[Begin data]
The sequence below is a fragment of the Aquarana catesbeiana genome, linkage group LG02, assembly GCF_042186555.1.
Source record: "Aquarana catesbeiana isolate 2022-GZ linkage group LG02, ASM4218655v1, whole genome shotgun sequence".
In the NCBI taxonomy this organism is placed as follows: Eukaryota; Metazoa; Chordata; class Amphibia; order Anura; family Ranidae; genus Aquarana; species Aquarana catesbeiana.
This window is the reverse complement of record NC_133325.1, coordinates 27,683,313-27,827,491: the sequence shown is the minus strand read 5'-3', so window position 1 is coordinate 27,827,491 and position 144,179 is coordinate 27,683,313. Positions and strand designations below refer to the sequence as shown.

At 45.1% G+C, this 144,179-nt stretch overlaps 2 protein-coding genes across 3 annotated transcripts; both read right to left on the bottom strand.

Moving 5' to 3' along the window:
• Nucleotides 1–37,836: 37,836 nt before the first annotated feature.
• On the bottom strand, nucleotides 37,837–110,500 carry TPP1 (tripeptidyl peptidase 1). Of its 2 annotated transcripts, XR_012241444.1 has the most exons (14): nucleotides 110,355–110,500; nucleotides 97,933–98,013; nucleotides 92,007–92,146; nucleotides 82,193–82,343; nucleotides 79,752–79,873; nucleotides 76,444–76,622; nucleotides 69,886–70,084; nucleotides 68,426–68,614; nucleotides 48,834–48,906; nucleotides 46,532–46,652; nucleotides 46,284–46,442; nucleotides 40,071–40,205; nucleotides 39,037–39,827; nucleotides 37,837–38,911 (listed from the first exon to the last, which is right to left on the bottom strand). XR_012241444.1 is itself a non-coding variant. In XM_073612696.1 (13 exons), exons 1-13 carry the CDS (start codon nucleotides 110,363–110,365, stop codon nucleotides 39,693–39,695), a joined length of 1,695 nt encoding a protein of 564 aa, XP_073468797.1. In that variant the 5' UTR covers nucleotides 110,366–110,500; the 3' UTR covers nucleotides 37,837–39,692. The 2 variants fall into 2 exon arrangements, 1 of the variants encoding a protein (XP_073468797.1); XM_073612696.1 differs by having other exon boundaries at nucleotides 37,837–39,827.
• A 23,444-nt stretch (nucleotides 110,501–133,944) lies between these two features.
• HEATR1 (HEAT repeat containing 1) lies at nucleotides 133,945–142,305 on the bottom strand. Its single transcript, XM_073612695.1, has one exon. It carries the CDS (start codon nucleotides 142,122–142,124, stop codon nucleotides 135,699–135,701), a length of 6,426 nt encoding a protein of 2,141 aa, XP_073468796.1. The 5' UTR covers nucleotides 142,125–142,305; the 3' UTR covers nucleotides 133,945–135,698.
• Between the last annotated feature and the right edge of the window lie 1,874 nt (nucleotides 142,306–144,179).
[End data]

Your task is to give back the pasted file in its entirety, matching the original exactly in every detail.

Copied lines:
The sequence below is a fragment of the Aquarana catesbeiana genome, linkage group LG02, assembly GCF_042186555.1.
Source record: "Aquarana catesbeiana isolate 2022-GZ linkage group LG02, ASM4218655v1, whole genome shotgun sequence".
In the NCBI taxonomy this organism is placed as follows: Eukaryota; Metazoa; Chordata; class Amphibia; order Anura; family Ranidae; genus Aquarana; species Aquarana catesbeiana.
This window is the reverse complement of record NC_133325.1, coordinates 27,683,313-27,827,491: the sequence shown is the minus strand read 5'-3', so window position 1 is coordinate 27,827,491 and position 144,179 is coordinate 27,683,313. Positions and strand designations below refer to the sequence as shown.

At 45.1% G+C, this 144,179-nt stretch overlaps 2 protein-coding genes across 3 annotated transcripts; both read right to left on the bottom strand.

Moving 5' to 3' along the window:
• Nucleotides 1–37,836: 37,836 nt before the first annotated feature.
• On the bottom strand, nucleotides 37,837–110,500 carry TPP1 (tripeptidyl peptidase 1). Of its 2 annotated transcripts, XR_012241444.1 has the most exons (14): nucleotides 110,355–110,500; nucleotides 97,933–98,013; nucleotides 92,007–92,146; nucleotides 82,193–82,343; nucleotides 79,752–79,873; nucleotides 76,444–76,622; nucleotides 69,886–70,084; nucleotides 68,426–68,614; nucleotides 48,834–48,906; nucleotides 46,532–46,652; nucleotides 46,284–46,442; nucleotides 40,071–40,205; nucleotides 39,037–39,827; nucleotides 37,837–38,911 (listed from the first exon to the last, which is right to left on the bottom strand). XR_012241444.1 is itself a non-coding variant. In XM_073612696.1 (13 exons), exons 1-13 carry the CDS (start codon nucleotides 110,363–110,365, stop codon nucleotides 39,693–39,695), a joined length of 1,695 nt encoding a protein of 564 aa, XP_073468797.1. In that variant the 5' UTR covers nucleotides 110,366–110,500; the 3' UTR covers nucleotides 37,837–39,692. The 2 variants fall into 2 exon arrangements, 1 of the variants encoding a protein (XP_073468797.1); XM_073612696.1 differs by having other exon boundaries at nucleotides 37,837–39,827.
• A 23,444-nt stretch (nucleotides 110,501–133,944) lies between these two features.
• HEATR1 (HEAT repeat containing 1) lies at nucleotides 133,945–142,305 on the bottom strand. Its single transcript, XM_073612695.1, has one exon. It carries the CDS (start codon nucleotides 142,122–142,124, stop codon nucleotides 135,699–135,701), a length of 6,426 nt encoding a protein of 2,141 aa, XP_073468796.1. The 5' UTR covers nucleotides 142,125–142,305; the 3' UTR covers nucleotides 133,945–135,698.
• Between the last annotated feature and the right edge of the window lie 1,874 nt (nucleotides 142,306–144,179).